509th MDG commentary: Tobacco and mental illness

  • Published
  • By Alicia Ferris-Dannenberg, Registered Nurse
  • 509th Medical Group

People living with mental illness have a high rate of smoking. In America, 44.3% of all cigarettes are consumed by individuals who live with mental illness and/or substance abuse disorders. People with schizophrenia are three to four times as likely to smoke as the general population.

Smoking is known to cause heart disease, stroke and lung disease, among other medical problems. Second-generation atypical antipsychotic medications (SGAs) cause an increased risk of heart disease, so it’s important that individuals living with mental illness quit smoking.

Every year, smoking kills about 200,000 people who live with mental illness. Also, smoking increases the breakdown of medicines in the body, so smokers often need to take higher doses to get the same results as someone who does not smoke.

If a smoker quits, they can usually get the same treatment results from lower doses of psychiatric medications.

The National Alliance on Mental Illness believes that people with mental illness have the right to be smoke free and they must be given the education and support to make healthy choices. Effective prevention and treatment should be part of effective mental health care treatment.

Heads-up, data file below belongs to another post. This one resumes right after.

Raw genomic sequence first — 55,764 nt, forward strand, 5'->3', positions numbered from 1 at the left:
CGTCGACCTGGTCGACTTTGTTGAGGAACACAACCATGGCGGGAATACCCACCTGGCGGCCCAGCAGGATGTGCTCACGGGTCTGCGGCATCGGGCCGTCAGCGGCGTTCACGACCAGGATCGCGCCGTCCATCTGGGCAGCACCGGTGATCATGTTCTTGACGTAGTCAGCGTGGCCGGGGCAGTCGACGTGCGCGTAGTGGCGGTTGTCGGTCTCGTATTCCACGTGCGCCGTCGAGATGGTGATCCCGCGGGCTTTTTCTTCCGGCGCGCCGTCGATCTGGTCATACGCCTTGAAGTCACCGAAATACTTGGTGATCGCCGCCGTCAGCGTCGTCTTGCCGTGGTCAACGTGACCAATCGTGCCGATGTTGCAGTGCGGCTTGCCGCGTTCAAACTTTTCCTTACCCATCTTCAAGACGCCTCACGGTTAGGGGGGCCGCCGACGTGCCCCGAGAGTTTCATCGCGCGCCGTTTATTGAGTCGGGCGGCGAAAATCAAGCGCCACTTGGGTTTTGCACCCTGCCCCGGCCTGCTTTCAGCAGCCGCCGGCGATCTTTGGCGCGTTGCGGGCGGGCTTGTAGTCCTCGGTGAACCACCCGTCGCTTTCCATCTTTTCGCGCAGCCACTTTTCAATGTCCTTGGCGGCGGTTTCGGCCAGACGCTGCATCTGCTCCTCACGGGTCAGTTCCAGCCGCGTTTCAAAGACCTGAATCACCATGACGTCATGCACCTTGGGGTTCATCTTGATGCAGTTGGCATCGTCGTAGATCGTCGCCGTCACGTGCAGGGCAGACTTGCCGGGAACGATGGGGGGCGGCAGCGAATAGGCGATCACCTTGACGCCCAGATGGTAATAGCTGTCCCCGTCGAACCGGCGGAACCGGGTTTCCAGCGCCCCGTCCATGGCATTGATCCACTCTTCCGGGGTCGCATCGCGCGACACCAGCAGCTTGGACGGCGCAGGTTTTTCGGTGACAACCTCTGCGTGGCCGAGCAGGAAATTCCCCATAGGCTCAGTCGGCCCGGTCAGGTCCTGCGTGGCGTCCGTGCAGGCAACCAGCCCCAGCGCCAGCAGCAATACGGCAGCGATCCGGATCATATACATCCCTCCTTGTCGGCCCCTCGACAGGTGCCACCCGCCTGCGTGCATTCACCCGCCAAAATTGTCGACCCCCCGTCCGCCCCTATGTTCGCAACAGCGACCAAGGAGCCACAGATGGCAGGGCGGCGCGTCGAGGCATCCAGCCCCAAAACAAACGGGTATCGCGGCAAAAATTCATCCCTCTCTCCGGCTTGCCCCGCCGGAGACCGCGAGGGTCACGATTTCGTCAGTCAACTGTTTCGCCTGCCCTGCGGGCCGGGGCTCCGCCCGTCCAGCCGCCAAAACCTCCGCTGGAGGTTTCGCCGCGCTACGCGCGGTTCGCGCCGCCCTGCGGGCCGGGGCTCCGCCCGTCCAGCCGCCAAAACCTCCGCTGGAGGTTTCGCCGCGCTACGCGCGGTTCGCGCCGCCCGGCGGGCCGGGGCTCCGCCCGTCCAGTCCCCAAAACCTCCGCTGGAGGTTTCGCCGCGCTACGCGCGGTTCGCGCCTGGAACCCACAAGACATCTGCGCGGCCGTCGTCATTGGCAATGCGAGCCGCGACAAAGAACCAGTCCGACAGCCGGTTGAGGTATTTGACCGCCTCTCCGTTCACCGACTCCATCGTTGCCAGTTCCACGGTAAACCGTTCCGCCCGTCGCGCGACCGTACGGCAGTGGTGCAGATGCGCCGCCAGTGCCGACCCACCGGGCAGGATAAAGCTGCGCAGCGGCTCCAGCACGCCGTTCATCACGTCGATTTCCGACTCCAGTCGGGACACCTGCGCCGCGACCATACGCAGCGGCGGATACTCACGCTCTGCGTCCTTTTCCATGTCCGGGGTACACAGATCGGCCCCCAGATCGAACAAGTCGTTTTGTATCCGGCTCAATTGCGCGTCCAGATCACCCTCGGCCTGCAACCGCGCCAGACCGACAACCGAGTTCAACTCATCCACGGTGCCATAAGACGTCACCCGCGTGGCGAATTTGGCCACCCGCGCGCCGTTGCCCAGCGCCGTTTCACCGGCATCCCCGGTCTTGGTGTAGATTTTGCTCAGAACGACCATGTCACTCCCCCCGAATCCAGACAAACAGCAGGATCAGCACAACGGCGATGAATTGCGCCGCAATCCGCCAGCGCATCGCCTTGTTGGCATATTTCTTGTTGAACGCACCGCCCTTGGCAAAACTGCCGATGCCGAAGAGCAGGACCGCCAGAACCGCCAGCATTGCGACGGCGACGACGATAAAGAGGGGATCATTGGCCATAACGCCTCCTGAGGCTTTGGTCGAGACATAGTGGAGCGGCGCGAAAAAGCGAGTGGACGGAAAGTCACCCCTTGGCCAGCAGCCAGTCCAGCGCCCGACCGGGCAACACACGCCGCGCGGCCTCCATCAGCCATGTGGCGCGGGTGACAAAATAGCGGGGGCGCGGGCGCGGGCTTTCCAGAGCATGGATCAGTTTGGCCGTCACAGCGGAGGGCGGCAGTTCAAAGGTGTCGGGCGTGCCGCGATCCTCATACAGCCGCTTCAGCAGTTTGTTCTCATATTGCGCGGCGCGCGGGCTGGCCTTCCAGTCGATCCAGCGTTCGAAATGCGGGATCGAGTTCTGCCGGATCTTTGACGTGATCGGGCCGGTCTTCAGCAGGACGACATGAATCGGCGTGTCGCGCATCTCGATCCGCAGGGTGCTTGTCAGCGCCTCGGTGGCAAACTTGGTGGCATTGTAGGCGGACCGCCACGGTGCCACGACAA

If a hospital has a smoking policy, it must take steps to help stop smoking and provide smoking cessation treatment. This treatment should continue when the person returns to the community.

Currently 509 MDG is offering a Nicotine Intervention Program.  This is a four class program.  Class dates/times are:  2 July 2:30-4:30 pm, 9 July 3:00-4:30 pm, 16 July 3:00-4:30 pm, and 30 July 3:00-4:30 pm.  This program is located in the B2 Conference Room in the MDG clinic basement.  Please contact Health Promotion at 687-1199 to enroll or to inquire. 

Retrieved from https://www.nami.org/Learn-More/Mental-Health-Public-Policy/ Tobacco-and-Smoking